- Paperback: 240 pages
- Published: 10/7/14
- IBSN: 9781617752926
- e-IBSN: 9781617753336
- Genre: Fiction
Friendship, betrayal, and international intrigue populate this brilliant novel in the tradition of Graham Greene and John le Carré.
“Swift, hard-boiled novel . . . Shadowy zealots exist everywhere, whether in conference rooms or interrogation rooms or—most often—in rooms that can serve as both.”
—New York Times Book Review
“Abdoh paints a gripping portrait of a nation awash in violence and crippled by corruption. . . . Captivating.”
“Abdoh . . . gives readers a visceral sense of life in a country where repression is the norm, someone is always watching, and your past is never really past. Recommended for espionage aficionados and for readers who enjoy international settings.”
“A fascinating glimpse of contemporary Iran through the familiar story of childhood friends whose paths are beginning to diverge irreversibly.”
“A penetrating look into contemporary Tehran.”
“Salar Abdoh is an acute observer of the patterns, flaws, and simple beauties of everyday life . . . [Tehran at Twilight is] an unpretentious, cross-cultural political thriller that rings true in the way only a skillfully crafted novel can.”
—San Francisco Book Review
“Abdoh’s restraint with the brutality in present-day Iran in no way tamps down the adrenalin that keeps his characters in action . . . Goodness and mercy eventually carry the day, within limits, and this relatively new author may already have potential readers looking forward to his next novel.”
—The Buffalo News
“New history and a fresh take on the same old dirty tricks result in a clever and compelling tale.”
—The National (UAE)
“Abdoh is superb . . . Tehran at Twilight is an impressive work of fiction . . . Abdoh’s talent is obvious from the first scene in the story until the bittersweet end.”
“Abdoh’s Iran is a place where the question isn’t if one has been complicit, but rather the extent of one’s complicity.”
—What If Knits
Included in Library Journal‘s Books That Buzzed at BEA Roundup, the first word on titles and trends from Barbara Hoffert, Editor
“Abdoh deftly captures the uneasy atmosphere of 2008 Tehran, swirling with betrayal and corruption.”
—Library Journal, Books for the Masses/Editors’ Picks BEA 2014
“Tehran at Twilight is a remarkable meditation on violence, and on all the ways one bears witness to pain . . . At the center lies the story of two friends whose paths have diverged, and of love restored between a mother and a son. A smart, eloquent novel.”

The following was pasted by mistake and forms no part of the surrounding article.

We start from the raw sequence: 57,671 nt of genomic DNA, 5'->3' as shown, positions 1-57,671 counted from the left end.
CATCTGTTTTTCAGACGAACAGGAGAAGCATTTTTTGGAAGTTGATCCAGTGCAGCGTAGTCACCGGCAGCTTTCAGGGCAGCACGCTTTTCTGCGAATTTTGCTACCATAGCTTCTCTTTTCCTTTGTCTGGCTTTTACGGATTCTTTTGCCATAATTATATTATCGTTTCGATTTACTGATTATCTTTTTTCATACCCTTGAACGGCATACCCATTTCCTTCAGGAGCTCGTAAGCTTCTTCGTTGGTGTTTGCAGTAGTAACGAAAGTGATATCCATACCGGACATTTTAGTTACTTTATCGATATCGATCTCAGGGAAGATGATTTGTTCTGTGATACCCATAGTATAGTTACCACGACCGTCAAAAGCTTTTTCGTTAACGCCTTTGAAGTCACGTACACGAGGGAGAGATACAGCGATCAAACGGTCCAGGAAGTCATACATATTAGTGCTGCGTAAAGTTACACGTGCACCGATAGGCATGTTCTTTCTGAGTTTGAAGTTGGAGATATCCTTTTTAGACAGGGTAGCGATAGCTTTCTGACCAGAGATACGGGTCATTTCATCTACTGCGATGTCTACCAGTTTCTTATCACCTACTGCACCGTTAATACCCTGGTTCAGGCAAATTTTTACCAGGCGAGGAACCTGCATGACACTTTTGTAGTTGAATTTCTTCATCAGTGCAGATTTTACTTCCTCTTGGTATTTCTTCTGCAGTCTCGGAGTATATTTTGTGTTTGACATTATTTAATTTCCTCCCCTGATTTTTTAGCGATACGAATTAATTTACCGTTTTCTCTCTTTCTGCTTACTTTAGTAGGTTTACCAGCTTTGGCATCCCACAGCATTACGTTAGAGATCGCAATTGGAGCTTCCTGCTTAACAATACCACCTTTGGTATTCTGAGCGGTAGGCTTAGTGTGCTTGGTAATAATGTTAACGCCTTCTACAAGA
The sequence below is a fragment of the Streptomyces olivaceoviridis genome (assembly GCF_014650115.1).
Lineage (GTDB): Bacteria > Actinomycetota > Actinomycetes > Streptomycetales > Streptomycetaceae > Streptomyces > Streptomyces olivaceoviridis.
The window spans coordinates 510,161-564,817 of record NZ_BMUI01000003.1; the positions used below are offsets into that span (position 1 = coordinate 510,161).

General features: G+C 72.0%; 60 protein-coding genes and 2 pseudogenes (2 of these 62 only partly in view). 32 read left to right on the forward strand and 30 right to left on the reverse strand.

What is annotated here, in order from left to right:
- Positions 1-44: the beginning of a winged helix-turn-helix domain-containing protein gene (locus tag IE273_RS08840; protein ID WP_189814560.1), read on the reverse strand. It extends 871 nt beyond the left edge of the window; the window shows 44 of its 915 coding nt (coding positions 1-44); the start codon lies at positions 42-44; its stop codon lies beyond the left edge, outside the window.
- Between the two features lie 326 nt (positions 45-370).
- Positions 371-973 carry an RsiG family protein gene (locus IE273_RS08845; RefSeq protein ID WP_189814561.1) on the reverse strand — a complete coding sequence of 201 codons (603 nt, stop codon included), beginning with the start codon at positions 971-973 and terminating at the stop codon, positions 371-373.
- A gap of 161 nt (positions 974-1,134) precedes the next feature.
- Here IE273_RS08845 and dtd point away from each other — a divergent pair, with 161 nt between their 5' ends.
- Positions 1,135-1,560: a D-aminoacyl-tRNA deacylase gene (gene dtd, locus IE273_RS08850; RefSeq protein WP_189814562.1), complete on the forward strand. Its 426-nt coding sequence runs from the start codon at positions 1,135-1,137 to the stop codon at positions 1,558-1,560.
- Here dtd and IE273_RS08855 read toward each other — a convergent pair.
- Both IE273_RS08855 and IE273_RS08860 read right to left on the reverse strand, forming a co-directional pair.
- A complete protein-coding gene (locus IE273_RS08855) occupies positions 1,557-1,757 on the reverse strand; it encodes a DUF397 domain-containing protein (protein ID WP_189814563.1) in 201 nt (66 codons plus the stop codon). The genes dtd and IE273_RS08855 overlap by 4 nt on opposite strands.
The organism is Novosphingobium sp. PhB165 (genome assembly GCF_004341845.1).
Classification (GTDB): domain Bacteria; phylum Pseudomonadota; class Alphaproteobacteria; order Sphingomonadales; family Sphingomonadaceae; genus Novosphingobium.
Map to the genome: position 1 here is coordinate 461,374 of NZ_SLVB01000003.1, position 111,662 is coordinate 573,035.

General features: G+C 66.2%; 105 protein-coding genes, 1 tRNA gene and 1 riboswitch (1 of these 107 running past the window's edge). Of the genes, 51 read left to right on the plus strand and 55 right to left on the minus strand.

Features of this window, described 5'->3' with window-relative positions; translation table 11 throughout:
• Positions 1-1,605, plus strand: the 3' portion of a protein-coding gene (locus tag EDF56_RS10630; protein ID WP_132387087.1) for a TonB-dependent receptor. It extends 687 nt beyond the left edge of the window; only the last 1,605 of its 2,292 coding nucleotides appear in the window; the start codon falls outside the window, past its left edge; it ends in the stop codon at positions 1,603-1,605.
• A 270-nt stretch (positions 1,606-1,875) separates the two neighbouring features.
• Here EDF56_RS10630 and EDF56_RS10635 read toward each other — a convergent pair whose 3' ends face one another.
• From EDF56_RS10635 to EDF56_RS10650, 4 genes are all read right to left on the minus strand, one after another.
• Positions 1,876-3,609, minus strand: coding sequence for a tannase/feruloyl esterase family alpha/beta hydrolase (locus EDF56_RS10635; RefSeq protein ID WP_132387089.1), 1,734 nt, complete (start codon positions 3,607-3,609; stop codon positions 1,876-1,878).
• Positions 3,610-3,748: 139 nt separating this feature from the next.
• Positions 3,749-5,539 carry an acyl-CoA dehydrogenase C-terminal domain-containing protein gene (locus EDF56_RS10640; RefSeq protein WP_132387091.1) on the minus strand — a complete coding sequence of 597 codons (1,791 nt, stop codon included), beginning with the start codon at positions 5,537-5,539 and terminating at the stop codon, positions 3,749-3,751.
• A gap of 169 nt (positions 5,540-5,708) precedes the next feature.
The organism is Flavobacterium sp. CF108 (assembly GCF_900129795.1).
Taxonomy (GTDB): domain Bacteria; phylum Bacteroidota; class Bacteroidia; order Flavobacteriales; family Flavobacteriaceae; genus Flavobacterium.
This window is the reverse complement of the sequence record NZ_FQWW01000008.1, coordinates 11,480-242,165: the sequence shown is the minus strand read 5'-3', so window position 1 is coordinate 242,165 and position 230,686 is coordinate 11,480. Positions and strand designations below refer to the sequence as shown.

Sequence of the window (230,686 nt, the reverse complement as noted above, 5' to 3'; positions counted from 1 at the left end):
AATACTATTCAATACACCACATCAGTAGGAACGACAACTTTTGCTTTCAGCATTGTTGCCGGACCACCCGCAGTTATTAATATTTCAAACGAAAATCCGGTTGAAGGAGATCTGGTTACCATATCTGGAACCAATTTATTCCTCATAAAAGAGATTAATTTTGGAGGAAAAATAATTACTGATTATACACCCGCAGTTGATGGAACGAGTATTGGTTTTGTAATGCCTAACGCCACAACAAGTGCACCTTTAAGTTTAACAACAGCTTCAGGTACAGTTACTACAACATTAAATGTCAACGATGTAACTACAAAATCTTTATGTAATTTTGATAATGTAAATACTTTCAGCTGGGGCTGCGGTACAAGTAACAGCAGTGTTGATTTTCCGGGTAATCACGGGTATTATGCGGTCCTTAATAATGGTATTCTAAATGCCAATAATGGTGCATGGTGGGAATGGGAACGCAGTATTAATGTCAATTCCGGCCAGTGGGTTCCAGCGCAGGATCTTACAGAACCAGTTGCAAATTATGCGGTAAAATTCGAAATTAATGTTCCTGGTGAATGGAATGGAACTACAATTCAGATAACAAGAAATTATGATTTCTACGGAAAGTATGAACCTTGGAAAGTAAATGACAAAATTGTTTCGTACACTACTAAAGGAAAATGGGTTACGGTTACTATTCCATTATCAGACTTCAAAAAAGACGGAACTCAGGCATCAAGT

—Dalia Sofer, author of The Septembers of Shiraz
“Connecting the dots of the shadow lives of Iranian, American, and Iranian American double and triple agents, and their double and triple stories in Iran and Manhattan, Baghdad and Berkeley, Abdoh also tells a tale of mothers and sons, using espionage for infrared insight into concealed identities. The startling truth embedded in this tight novel: We Are All Iranians.”
—Brad Gooch, author of City Poet: The Life and Times of Frank O’Hara
“Tehran—bloated, capricious, corrupt, and with its various secret police agencies competing against one another—becomes a ripe setting for this roman noir . . . Move over Scandinavia: there’s a new kid on the noir block.”
—Hooman Majd, author of The Ministry of Guidance Invites You to Not Stay
“A smart political thriller for our modern times.”
—Laila Lalami, author of Secret Son
The year is 2008. Reza Malek’s life is modest but manageable—he lives in a small apartment in Harlem, teaches “creative reportage” at a local university, and is relieved to be far from the blood and turmoil of Iraq and Afghanistan where he worked as a reporter, interpreter, and sometime lover for a superstar journalist who has long since moved on to more remarkable men.
After a terse phone call from his best friend in Iran, Sina Vafa, Reza reluctantly returns to Tehran. Once there, he finds far more than he bargained for: the city is on the edge of revolution; his friend Sina is embroiled with Shia militants; his missing mother, who was alleged to have run off with a lover before the revolution, is alive and well—while his own life is in danger.
Against a backdrop of corrupt clerics, shady fixers, political repression, and the ever-present threat of violence, Abdoh offers a telling glimpse into contemporary Tehran, and spins a compelling morality tale of identity and exile, the bonds of friendship, and the limits of loyalty.
Check out Salar Abdoh’s translation of Habibe Jafarian’s “How to be a Woman in Tehran” for Guernica’s special March 2015 issue, “The Boundaries of Gender.”
Read an essay by Salar Abdoh at Tablet.
SALAR ABDOH was born in Iran, and splits his time between Tehran and New York City, where he is codirector of the Creative Writing MFA Program at the City College of New York. He is the author of The Poet Game and Opium. His essays and short stories have appeared in various publications, including the New York Times, BOMB, Callaloo, Guernica, and on the BBC. He is the recipient of the NYFA Prize and the National Endowment for the Arts award. He is the editor of Tehran Noir and the author of Tehran at Twilight, his latest novel.